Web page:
Julian Bream (g); Melos Ensemble/Malcolm Arnold
RCA Victor Gold Seal (Julian Bream Edition) 09026 61598 2
It isn't easy choosing between the two JB recordings of the guitar concerto… they're both excellent (& both include the Orange Juice (Rodrigo's Concerto de Aranjuez) as one of the couplings. In choosing this one, I've been swayed by the second coupling as much as by Malcolm Arnold's conducting… much as I enjoy Tōru Takemitsu's "To the Edge of Dream", Richard Rodney Bennett's guitar concerto is a work which must be heard.
The Padstow Lifeboat, Op. 74 (1968)
("Arnold on Brass" - with: Fantasy for Brass Band; Little Suites for Brass Band, Nos. 1 and 2; (arr. Farr) English, Scottish and Cornish Dances)
Grimethorpe Colliery Band/Malcolm Arnold
The "authentic" foghorn of the lifeboat at Trevose, Cornwall is said to be notoriously raucous; so any normal composer writing a tribute to it would bend over backwards trying to hide it. Not Malcolm Arnold: he throws its off-key moaning and groaning at the listener from all directions at one. Once heard, never forgotten (no matter how much you try).
Symphony for Brass Instruments, Op. 123 (1978)
(with Arnold: Quintet for Brass; Bax: Fanfare for the Wedding of Princess Elizabeth, 1947; Bliss: Antiphonal Flourish for Three Brass Choirs; Flourish for Two Brass Orchestras (Greetings to a City); Fanfare for the Lord Mayor of London); Britten: Fanfare (The Eagle has Two Heads); Russian Funeral; Fanfare for St Edmondsbury; Havergal Brian (arr. McDonald): Fanfare from "The Cenci"; Tippett: Fanfare for Brass; Walton (arr. Howarth): Spitfire Prelude and Fugue)
Phillip Jones Brass Ensemble/Howard Snell
Decca/London 430369-2LM or 470501-2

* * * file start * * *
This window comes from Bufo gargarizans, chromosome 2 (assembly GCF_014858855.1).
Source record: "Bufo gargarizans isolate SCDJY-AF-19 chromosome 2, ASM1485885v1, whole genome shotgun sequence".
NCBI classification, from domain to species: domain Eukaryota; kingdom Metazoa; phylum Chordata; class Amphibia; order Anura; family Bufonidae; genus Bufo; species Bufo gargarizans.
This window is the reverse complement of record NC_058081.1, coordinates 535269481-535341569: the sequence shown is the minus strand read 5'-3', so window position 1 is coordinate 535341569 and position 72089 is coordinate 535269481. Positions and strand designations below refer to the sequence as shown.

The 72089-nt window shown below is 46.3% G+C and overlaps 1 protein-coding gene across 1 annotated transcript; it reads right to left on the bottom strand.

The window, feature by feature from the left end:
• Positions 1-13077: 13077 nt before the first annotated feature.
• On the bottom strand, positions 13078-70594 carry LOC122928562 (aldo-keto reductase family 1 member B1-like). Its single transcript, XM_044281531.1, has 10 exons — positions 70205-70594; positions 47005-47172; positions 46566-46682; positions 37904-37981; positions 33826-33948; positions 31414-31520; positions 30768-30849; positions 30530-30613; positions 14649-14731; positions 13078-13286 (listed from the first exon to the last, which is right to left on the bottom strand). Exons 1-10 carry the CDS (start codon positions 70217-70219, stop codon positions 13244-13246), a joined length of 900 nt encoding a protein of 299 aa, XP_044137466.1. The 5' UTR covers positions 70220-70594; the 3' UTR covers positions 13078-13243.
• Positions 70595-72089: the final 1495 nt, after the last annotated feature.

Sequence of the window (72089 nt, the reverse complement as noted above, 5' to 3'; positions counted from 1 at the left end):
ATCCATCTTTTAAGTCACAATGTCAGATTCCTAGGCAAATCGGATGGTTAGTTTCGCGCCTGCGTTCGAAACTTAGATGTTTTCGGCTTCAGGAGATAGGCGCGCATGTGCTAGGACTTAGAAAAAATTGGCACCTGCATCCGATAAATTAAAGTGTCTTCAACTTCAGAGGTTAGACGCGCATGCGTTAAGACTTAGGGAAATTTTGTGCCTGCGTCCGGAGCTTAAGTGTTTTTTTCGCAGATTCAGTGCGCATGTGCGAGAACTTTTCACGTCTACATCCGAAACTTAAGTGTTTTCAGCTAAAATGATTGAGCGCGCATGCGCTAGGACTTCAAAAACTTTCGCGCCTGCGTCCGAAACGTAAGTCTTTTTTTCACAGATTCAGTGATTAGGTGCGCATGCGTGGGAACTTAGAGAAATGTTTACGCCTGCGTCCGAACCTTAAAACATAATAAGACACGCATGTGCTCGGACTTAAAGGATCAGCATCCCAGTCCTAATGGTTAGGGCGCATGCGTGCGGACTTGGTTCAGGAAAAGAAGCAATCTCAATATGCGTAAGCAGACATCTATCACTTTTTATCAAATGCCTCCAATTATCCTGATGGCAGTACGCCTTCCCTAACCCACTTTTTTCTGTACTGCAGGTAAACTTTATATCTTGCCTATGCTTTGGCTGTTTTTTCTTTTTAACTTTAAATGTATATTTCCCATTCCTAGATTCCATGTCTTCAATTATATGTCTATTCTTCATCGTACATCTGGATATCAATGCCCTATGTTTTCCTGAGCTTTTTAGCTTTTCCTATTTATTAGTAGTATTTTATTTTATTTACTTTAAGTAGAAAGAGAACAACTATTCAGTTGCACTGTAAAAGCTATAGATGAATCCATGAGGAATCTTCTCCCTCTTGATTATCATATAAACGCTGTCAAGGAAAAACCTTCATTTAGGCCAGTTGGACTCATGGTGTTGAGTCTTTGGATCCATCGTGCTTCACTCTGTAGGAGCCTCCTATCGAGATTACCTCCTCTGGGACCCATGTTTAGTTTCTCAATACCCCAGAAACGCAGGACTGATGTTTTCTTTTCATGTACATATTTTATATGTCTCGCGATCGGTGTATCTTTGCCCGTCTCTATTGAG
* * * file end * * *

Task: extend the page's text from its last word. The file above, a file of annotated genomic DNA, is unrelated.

Malcolm Arnold's masterpiece for brass, performed by its dedicatees.
The Sound Barrier (A Rhapsody for Orchestra), Op. 38 (1952)
("Malcolm Arnold - Film Music" - with: (arr. Palmer) music from The Bridge on the River Kwai; Whistle Down the Wind; Hobson's Choice; The Inn of the Sixth Happiness)
London Symphony Orchestra/Richard Hickox
If Malcolm Arnold's music is defined best by its sound, the nightmare faced by an arranger (even one so talented as the late Christopher Palmer) is greater than ever. This disc is still an enjoyable tribute to Malcolm Arnold's film music; but could have been so much more. The highlight is (not surprisingly) Malcolm Arnold's own arrangement of music for David Lean's film "The Sound Barrier", complete with percussion sonic booms and piccolos per ardua, ad astra (as it were). Of the arrangements, the bouncing "Hobson's Choice" comes closest to the Malcolm Arnold ideal; but the loss of the children's chorus from "The Inn of the Sixth Happiness" finale makes the "This Old Man" variations seem rather odd….
A Grand, Grand Overture (for three electric vacuum cleaners, electric floor polisher, rifles and orchestra), Op. 57 (1956)
("Hoffnung's Music Festivals" - with assorted musical idiocy by Arnold, Reizenstein, Searle, etc)
(very) miscellaneous soloists; the Hoffnung (alias Morley College) Symphony Orchestra/Malcolm Arnold
EMI Classics CMS763302-2
Dedicated, inevitably, to President Hoover, this pump and circumstantial overture remains one of Malcolm Arnold's most popular works (during an American tour, the work's popularity induced Hoover Corp. to hold a reception in his honor); but all of the Hoffnung Festival pastiches are delightful: The United Nations (which adds as many brass bands as there are entrances to the hall to your basic, non-Hoffnung orchestra) and Leonara No. 4 (which improves Beethoven's greatest (also, only) opera with chronologically-challenged off-stage brass and "The Happy Wanderers"). Of course, listening to "A Grand, Grand Overture", you can't help wondering what noise-wrecked rehearsal inspired its composition….